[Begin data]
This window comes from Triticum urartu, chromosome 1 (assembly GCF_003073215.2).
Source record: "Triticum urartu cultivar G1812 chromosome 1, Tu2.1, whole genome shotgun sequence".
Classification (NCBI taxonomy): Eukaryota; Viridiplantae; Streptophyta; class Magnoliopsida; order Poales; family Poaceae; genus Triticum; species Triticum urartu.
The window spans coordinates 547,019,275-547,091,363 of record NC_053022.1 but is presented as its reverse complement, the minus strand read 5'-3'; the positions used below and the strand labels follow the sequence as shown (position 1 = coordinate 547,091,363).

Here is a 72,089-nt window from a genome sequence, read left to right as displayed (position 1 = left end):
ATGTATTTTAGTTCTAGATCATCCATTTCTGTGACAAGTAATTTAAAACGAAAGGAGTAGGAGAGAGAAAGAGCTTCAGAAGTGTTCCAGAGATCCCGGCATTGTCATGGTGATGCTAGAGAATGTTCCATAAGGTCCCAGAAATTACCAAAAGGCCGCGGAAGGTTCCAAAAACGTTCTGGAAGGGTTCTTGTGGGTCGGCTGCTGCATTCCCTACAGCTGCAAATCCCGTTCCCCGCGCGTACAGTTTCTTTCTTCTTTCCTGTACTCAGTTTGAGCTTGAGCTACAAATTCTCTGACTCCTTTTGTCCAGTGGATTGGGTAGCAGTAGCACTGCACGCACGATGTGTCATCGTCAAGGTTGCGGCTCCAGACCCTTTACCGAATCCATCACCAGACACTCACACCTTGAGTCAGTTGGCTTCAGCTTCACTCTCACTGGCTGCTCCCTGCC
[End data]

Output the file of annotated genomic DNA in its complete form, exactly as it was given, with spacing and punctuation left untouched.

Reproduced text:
This window comes from Triticum urartu, chromosome 1 (assembly GCF_003073215.2).
Source record: "Triticum urartu cultivar G1812 chromosome 1, Tu2.1, whole genome shotgun sequence".
Classification (NCBI taxonomy): Eukaryota; Viridiplantae; Streptophyta; class Magnoliopsida; order Poales; family Poaceae; genus Triticum; species Triticum urartu.
The window spans coordinates 547,019,275-547,091,363 of record NC_053022.1 but is presented as its reverse complement, the minus strand read 5'-3'; the positions used below and the strand labels follow the sequence as shown (position 1 = coordinate 547,091,363).

Here is a 72,089-nt window from a genome sequence, read left to right as displayed (position 1 = left end):
ATGTATTTTAGTTCTAGATCATCCATTTCTGTGACAAGTAATTTAAAACGAAAGGAGTAGGAGAGAGAAAGAGCTTCAGAAGTGTTCCAGAGATCCCGGCATTGTCATGGTGATGCTAGAGAATGTTCCATAAGGTCCCAGAAATTACCAAAAGGCCGCGGAAGGTTCCAAAAACGTTCTGGAAGGGTTCTTGTGGGTCGGCTGCTGCATTCCCTACAGCTGCAAATCCCGTTCCCCGCGCGTACAGTTTCTTTCTTCTTTCCTGTACTCAGTTTGAGCTTGAGCTACAAATTCTCTGACTCCTTTTGTCCAGTGGATTGGGTAGCAGTAGCACTGCACGCACGATGTGTCATCGTCAAGGTTGCGGCTCCAGACCCTTTACCGAATCCATCACCAGACACTCACACCTTGAGTCAGTTGGCTTCAGCTTCACTCTCACTGGCTGCTCCCTGCC